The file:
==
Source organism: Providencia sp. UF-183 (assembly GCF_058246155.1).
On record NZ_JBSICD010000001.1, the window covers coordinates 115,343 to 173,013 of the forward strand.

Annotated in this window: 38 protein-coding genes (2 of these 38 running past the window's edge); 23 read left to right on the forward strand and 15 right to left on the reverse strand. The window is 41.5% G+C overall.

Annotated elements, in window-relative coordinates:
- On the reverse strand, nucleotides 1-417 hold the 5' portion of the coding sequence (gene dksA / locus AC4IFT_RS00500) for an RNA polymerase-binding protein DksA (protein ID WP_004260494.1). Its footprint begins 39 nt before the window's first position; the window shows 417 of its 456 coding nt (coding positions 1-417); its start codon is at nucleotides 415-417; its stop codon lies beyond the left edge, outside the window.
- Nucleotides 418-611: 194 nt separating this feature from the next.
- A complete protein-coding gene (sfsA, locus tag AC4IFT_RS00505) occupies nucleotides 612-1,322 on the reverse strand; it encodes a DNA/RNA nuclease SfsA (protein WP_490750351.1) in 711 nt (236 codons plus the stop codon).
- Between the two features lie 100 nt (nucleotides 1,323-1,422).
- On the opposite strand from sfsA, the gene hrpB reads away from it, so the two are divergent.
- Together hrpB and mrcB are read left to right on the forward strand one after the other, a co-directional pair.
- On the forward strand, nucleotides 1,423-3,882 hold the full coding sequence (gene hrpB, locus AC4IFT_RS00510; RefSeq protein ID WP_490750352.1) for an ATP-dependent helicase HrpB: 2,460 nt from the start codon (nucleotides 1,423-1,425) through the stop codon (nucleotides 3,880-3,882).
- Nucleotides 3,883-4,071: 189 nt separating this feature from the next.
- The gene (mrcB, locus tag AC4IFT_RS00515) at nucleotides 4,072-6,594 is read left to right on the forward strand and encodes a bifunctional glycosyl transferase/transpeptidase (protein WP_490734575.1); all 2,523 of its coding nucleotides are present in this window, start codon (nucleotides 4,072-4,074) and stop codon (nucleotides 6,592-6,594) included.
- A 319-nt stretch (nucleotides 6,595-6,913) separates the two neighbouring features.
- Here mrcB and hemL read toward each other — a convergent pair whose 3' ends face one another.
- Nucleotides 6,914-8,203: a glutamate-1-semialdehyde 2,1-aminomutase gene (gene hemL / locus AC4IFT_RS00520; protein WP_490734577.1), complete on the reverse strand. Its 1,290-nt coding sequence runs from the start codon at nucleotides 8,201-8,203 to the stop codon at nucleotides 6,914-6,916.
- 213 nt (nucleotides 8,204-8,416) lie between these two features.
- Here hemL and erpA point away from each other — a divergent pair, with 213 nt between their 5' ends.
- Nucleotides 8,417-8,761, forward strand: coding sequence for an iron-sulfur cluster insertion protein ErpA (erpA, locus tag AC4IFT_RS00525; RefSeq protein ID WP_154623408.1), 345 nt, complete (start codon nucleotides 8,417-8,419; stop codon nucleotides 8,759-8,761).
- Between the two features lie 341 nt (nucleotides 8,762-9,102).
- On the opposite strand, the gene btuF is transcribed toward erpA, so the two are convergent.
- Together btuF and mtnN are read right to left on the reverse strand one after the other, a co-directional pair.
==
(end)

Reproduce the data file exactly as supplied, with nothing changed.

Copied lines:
Source organism: Providencia sp. UF-183 (assembly GCF_058246155.1).
On record NZ_JBSICD010000001.1, the window covers coordinates 115,343 to 173,013 of the forward strand.

Annotated in this window: 38 protein-coding genes (2 of these 38 running past the window's edge); 23 read left to right on the forward strand and 15 right to left on the reverse strand. The window is 41.5% G+C overall.

Annotated elements, in window-relative coordinates:
- On the reverse strand, nucleotides 1-417 hold the 5' portion of the coding sequence (gene dksA / locus AC4IFT_RS00500) for an RNA polymerase-binding protein DksA (protein ID WP_004260494.1). Its footprint begins 39 nt before the window's first position; the window shows 417 of its 456 coding nt (coding positions 1-417); its start codon is at nucleotides 415-417; its stop codon lies beyond the left edge, outside the window.
- Nucleotides 418-611: 194 nt separating this feature from the next.
- A complete protein-coding gene (sfsA, locus tag AC4IFT_RS00505) occupies nucleotides 612-1,322 on the reverse strand; it encodes a DNA/RNA nuclease SfsA (protein WP_490750351.1) in 711 nt (236 codons plus the stop codon).
- Between the two features lie 100 nt (nucleotides 1,323-1,422).
- On the opposite strand from sfsA, the gene hrpB reads away from it, so the two are divergent.
- Together hrpB and mrcB are read left to right on the forward strand one after the other, a co-directional pair.
- On the forward strand, nucleotides 1,423-3,882 hold the full coding sequence (gene hrpB, locus AC4IFT_RS00510; RefSeq protein ID WP_490750352.1) for an ATP-dependent helicase HrpB: 2,460 nt from the start codon (nucleotides 1,423-1,425) through the stop codon (nucleotides 3,880-3,882).
- Nucleotides 3,883-4,071: 189 nt separating this feature from the next.
- The gene (mrcB, locus tag AC4IFT_RS00515) at nucleotides 4,072-6,594 is read left to right on the forward strand and encodes a bifunctional glycosyl transferase/transpeptidase (protein WP_490734575.1); all 2,523 of its coding nucleotides are present in this window, start codon (nucleotides 4,072-4,074) and stop codon (nucleotides 6,592-6,594) included.
- A 319-nt stretch (nucleotides 6,595-6,913) separates the two neighbouring features.
- Here mrcB and hemL read toward each other — a convergent pair whose 3' ends face one another.
- Nucleotides 6,914-8,203: a glutamate-1-semialdehyde 2,1-aminomutase gene (gene hemL / locus AC4IFT_RS00520; protein WP_490734577.1), complete on the reverse strand. Its 1,290-nt coding sequence runs from the start codon at nucleotides 8,201-8,203 to the stop codon at nucleotides 6,914-6,916.
- 213 nt (nucleotides 8,204-8,416) lie between these two features.
- Here hemL and erpA point away from each other — a divergent pair, with 213 nt between their 5' ends.
- Nucleotides 8,417-8,761, forward strand: coding sequence for an iron-sulfur cluster insertion protein ErpA (erpA, locus tag AC4IFT_RS00525; RefSeq protein ID WP_154623408.1), 345 nt, complete (start codon nucleotides 8,417-8,419; stop codon nucleotides 8,759-8,761).
- Between the two features lie 341 nt (nucleotides 8,762-9,102).
- On the opposite strand, the gene btuF is transcribed toward erpA, so the two are convergent.
- Together btuF and mtnN are read right to left on the reverse strand one after the other, a co-directional pair.